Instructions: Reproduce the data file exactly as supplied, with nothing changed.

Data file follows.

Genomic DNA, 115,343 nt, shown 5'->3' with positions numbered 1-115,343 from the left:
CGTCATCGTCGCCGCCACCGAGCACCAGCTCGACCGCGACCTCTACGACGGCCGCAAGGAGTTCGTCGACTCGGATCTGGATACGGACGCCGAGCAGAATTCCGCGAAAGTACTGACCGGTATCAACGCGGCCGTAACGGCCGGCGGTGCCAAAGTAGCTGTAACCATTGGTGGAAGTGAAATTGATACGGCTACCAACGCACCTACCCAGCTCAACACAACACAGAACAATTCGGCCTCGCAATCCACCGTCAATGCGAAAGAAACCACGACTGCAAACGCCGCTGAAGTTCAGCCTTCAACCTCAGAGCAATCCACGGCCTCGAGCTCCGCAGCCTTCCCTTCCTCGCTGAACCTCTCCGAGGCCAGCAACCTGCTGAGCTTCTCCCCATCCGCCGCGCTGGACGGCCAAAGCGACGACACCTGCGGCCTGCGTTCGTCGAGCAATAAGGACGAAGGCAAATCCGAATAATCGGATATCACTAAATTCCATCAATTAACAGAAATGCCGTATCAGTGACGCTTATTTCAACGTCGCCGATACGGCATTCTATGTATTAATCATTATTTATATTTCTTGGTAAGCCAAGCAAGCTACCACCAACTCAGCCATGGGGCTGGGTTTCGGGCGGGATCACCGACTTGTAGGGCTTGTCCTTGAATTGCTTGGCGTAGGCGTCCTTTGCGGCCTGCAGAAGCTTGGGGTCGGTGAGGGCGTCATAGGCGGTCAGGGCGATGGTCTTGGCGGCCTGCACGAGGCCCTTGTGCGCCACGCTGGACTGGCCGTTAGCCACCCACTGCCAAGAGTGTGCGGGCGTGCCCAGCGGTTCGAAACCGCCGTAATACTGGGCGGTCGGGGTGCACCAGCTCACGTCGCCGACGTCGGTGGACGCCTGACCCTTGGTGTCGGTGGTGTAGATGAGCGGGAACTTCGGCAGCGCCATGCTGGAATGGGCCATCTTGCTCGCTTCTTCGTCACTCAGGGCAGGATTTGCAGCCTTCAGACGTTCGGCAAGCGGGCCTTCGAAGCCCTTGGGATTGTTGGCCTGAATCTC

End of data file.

Genomic DNA, 115,343 nt, shown 5'->3' with positions numbered 1-115,343 from the left:
CGTCATCGTCGCCGCCACCGAGCACCAGCTCGACCGCGACCTCTACGACGGCCGCAAGGAGTTCGTCGACTCGGATCTGGATACGGACGCCGAGCAGAATTCCGCGAAAGTACTGACCGGTATCAACGCGGCCGTAACGGCCGGCGGTGCCAAAGTAGCTGTAACCATTGGTGGAAGTGAAATTGATACGGCTACCAACGCACCTACCCAGCTCAACACAACACAGAACAATTCGGCCTCGCAATCCACCGTCAATGCGAAAGAAACCACGACTGCAAACGCCGCTGAAGTTCAGCCTTCAACCTCAGAGCAATCCACGGCCTCGAGCTCCGCAGCCTTCCCTTCCTCGCTGAACCTCTCCGAGGCCAGCAACCTGCTGAGCTTCTCCCCATCCGCCGCGCTGGACGGCCAAAGCGACGACACCTGCGGCCTGCGTTCGTCGAGCAATAAGGACGAAGGCAAATCCGAATAATCGGATATCACTAAATTCCATCAATTAACAGAAATGCCGTATCAGTGACGCTTATTTCAACGTCGCCGATACGGCATTCTATGTATTAATCATTATTTATATTTCTTGGTAAGCCAAGCAAGCTACCACCAACTCAGCCATGGGGCTGGGTTTCGGGCGGGATCACCGACTTGTAGGGCTTGTCCTTGAATTGCTTGGCGTAGGCGTCCTTTGCGGCCTGCAGAAGCTTGGGGTCGGTGAGGGCGTCATAGGCGGTCAGGGCGATGGTCTTGGCGGCCTGCACGAGGCCCTTGTGCGCCACGCTGGACTGGCCGTTAGCCACCCACTGCCAAGAGTGTGCGGGCGTGCCCAGCGGTTCGAAACCGCCGTAATACTGGGCGGTCGGGGTGCACCAGCTCACGTCGCCGACGTCGGTGGACGCCTGACCCTTGGTGTCGGTGGTGTAGATGAGCGGGAACTTCGGCAGCGCCATGCTGGAATGGGCCATCTTGCTCGCTTCTTCGTCACTCAGGGCAGGATTTGCAGCCTTCAGACGTTCGGCAAGCGGGCCTTCGAAGCCCTTGGGATTGTTGGCCTGAATCTC